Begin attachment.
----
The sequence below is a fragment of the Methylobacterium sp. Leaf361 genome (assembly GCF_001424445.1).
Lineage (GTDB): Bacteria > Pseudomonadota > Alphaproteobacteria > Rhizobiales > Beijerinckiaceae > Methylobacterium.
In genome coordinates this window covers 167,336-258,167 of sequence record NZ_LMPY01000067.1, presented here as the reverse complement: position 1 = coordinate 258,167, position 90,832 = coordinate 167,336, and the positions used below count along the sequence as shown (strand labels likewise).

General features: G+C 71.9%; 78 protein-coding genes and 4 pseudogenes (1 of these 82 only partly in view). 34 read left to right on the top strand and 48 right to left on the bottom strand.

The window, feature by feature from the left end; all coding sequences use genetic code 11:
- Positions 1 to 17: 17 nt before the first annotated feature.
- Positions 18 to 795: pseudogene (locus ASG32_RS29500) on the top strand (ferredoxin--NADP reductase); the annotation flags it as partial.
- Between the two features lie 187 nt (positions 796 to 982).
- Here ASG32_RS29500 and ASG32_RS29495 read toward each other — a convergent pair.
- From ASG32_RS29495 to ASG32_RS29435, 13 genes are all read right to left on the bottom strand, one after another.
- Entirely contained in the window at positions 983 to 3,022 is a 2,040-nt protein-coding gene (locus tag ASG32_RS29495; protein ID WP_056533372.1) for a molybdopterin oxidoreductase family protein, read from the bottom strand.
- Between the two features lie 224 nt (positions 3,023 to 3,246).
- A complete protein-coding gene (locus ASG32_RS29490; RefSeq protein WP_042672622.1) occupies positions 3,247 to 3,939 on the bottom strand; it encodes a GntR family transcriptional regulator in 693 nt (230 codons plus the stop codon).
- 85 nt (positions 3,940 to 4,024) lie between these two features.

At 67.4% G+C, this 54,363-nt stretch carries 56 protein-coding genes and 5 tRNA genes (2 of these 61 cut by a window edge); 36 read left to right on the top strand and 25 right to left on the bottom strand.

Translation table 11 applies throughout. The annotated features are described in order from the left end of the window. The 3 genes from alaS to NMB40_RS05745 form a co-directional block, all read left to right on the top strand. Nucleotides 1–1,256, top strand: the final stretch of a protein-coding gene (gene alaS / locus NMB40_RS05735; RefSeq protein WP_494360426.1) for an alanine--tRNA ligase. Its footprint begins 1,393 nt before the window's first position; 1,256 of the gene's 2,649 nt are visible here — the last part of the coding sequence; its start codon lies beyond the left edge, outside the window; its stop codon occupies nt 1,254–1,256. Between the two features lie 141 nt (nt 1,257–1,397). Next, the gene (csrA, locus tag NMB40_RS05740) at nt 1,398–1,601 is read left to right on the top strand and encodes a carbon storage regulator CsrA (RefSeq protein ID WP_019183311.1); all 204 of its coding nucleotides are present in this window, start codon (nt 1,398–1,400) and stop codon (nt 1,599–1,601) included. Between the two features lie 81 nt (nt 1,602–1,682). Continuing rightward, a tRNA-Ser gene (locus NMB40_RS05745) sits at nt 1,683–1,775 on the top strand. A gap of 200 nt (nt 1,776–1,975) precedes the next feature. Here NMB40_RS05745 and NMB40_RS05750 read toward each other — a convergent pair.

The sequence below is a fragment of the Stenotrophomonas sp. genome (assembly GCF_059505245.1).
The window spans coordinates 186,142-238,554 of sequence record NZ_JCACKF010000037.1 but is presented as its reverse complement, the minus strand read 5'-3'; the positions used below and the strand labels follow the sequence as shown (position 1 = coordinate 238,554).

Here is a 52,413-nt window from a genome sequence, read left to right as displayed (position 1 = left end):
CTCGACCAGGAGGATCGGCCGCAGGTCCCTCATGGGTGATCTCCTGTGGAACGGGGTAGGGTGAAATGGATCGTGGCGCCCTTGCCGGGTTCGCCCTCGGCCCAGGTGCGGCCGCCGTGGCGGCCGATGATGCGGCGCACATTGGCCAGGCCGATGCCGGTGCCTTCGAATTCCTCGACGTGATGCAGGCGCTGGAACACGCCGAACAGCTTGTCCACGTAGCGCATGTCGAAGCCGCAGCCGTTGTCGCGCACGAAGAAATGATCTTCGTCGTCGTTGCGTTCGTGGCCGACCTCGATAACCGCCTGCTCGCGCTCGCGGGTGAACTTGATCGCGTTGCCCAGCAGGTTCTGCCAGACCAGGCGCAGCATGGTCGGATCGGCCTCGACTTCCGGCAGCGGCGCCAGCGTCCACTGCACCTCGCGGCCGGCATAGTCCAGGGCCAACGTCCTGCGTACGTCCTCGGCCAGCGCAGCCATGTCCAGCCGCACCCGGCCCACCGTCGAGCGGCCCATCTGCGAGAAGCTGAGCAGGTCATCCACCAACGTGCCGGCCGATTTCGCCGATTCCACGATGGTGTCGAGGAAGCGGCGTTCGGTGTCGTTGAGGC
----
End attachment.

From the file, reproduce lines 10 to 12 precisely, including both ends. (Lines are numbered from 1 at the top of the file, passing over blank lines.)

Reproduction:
- From ASG32_RS29495 to ASG32_RS29435, 13 genes are all read right to left on the bottom strand, one after another.
- Entirely contained in the window at positions 983 to 3,022 is a 2,040-nt protein-coding gene (locus tag ASG32_RS29495; protein ID WP_056533372.1) for a molybdopterin oxidoreductase family protein, read from the bottom strand.
- Between the two features lie 224 nt (positions 3,023 to 3,246).